David Stempler is the general manager of World Gym Wantagh, in Wantagh, a hamlet of 19,000 people on Long Island, New York. Wantagh bills itself as "The Gateway to Jones Beach," and the club is located just a few miles from the ocean, midway between East Bay and South Oyster Bay. Stempler had reason to be concerned as Hurricane Sandy approached.
The 47,000-square-foot, multipurpose, family-oriented club has an emergency-preparedness system in place. "We have an emergency plan that consists of a phone-call-and-text chain for employees about closing, etc.," Stempler tells CBI Unbound. "We have established protocols for outside and inside storm readiness and have assigned tasks for securing both, cutting power and gas, sandbagging, etc."
Preparing for the onslaught of wind and rain, Stempler closed the club on October 29 and 30.
Fortunately, World Gym Wantagh didn't lose power, flood, or see any destruction. "We were lucky in that we didn't sustain any real damage during the storm," he says. "In fact, we were one of the few places on Long Island that had power throughout."
The same couldn't be said of the rest of Wantagh. There was significant flooding, destroyed homes and businesses, closed schools, and widespread power outages all along the south shore of Long Island.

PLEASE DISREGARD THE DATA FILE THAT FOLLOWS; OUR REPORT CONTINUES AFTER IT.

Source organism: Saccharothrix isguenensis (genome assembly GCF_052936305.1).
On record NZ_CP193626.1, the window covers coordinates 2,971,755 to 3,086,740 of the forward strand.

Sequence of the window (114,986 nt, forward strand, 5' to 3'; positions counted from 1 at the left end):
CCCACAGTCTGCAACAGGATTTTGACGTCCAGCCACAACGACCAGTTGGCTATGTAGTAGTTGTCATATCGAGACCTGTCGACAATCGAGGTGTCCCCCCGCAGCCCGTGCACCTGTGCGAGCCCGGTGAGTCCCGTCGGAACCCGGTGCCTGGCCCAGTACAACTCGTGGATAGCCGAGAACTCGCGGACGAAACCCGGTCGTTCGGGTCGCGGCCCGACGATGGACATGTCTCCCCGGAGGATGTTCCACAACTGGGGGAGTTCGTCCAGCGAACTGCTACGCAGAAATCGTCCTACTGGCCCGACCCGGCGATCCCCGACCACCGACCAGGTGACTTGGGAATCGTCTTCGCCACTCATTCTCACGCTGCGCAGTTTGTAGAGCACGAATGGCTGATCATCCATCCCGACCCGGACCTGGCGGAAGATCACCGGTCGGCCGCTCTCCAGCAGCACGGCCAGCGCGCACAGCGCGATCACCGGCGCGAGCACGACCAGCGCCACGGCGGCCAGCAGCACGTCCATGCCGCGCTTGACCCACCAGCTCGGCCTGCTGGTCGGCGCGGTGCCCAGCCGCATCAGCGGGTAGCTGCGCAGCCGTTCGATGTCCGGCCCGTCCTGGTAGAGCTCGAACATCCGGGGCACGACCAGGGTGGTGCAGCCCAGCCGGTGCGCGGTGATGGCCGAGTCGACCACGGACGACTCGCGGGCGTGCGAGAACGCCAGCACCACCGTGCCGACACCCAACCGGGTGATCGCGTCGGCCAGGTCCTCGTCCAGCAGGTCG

Like a number of other health clubs in the massive storm zone, Stempler's quickly came to the aid of those in need. "Many of our members suffered major storm damage," he explains. "A lot of people in our area had to wait up to 14 days for return of power, and some, on the coast, still don't have any. … Because we had electric and gas service, we opened the club to the community the day after the storm.
"We also extended the invitation to out-of-town line workers, some of whom were living in tents or fire stations without showers, and to FEMA employees."
On any given day, the club, which has some 4,000 members and 100 employees, hosted approximately 100-150 "visitors."
Those who took advantage of the club's offer, Stempler notes, were able to enjoy a warm place to sit and relax, hot showers, steam rooms, hot saunas, a café for food, and access to electrical power to charge phones, computers, flashlights, and whatever else was in need of recharging. "Some of the temporary FEMA staff here on Long Island are still using the club for showers," he reports.
"Our regular members were more than happy to help out, and had no problem with occasionally having to wait in lines. I received many compliments from them, and not a single complaint.
"One of the best things in the world is being able to help others during a stressful time," Stempler reflects. "We are blessed that we were able to help."
- Craig R. Waters is the editor-in-chief of CBI and can be reached at email@example.com.